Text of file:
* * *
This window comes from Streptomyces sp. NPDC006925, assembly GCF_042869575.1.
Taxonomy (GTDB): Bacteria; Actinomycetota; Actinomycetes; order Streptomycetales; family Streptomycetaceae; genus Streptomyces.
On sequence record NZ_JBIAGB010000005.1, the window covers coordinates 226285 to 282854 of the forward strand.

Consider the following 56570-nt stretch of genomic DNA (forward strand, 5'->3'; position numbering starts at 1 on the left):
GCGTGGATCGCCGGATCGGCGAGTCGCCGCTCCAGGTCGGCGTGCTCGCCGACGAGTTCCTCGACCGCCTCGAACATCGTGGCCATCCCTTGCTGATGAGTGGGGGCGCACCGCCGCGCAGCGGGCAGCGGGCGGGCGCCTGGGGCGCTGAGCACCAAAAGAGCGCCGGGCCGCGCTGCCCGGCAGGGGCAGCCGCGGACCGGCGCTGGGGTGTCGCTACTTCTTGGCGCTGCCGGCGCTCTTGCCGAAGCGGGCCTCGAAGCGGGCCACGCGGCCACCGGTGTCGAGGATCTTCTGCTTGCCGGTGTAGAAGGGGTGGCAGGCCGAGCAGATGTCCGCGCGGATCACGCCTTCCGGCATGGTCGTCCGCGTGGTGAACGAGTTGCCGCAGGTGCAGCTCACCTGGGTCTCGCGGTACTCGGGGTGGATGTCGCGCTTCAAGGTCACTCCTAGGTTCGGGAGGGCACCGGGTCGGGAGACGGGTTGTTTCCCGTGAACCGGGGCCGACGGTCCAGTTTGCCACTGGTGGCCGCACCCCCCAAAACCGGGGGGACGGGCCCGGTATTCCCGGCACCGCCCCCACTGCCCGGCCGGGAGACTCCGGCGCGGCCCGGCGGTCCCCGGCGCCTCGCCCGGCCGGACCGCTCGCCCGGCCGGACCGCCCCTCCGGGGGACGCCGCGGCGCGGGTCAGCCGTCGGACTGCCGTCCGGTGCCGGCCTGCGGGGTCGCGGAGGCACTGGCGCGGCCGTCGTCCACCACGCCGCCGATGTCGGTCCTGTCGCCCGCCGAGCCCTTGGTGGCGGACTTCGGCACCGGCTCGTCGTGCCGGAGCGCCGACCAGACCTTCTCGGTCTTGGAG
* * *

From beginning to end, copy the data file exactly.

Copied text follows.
This window comes from Streptomyces sp. NPDC006925, assembly GCF_042869575.1.
Taxonomy (GTDB): Bacteria; Actinomycetota; Actinomycetes; order Streptomycetales; family Streptomycetaceae; genus Streptomyces.
On sequence record NZ_JBIAGB010000005.1, the window covers coordinates 226285 to 282854 of the forward strand.

Consider the following 56570-nt stretch of genomic DNA (forward strand, 5'->3'; position numbering starts at 1 on the left):
GCGTGGATCGCCGGATCGGCGAGTCGCCGCTCCAGGTCGGCGTGCTCGCCGACGAGTTCCTCGACCGCCTCGAACATCGTGGCCATCCCTTGCTGATGAGTGGGGGCGCACCGCCGCGCAGCGGGCAGCGGGCGGGCGCCTGGGGCGCTGAGCACCAAAAGAGCGCCGGGCCGCGCTGCCCGGCAGGGGCAGCCGCGGACCGGCGCTGGGGTGTCGCTACTTCTTGGCGCTGCCGGCGCTCTTGCCGAAGCGGGCCTCGAAGCGGGCCACGCGGCCACCGGTGTCGAGGATCTTCTGCTTGCCGGTGTAGAAGGGGTGGCAGGCCGAGCAGATGTCCGCGCGGATCACGCCTTCCGGCATGGTCGTCCGCGTGGTGAACGAGTTGCCGCAGGTGCAGCTCACCTGGGTCTCGCGGTACTCGGGGTGGATGTCGCGCTTCAAGGTCACTCCTAGGTTCGGGAGGGCACCGGGTCGGGAGACGGGTTGTTTCCCGTGAACCGGGGCCGACGGTCCAGTTTGCCACTGGTGGCCGCACCCCCCAAAACCGGGGGGACGGGCCCGGTATTCCCGGCACCGCCCCCACTGCCCGGCCGGGAGACTCCGGCGCGGCCCGGCGGTCCCCGGCGCCTCGCCCGGCCGGACCGCTCGCCCGGCCGGACCGCCCCTCCGGGGGACGCCGCGGCGCGGGTCAGCCGTCGGACTGCCGTCCGGTGCCGGCCTGCGGGGTCGCGGAGGCACTGGCGCGGCCGTCGTCCACCACGCCGCCGATGTCGGTCCTGTCGCCCGCCGAGCCCTTGGTGGCGGACTTCGGCACCGGCTCGTCGTGCCGGAGCGCCGACCAGACCTTCTCGGTCTTGGAG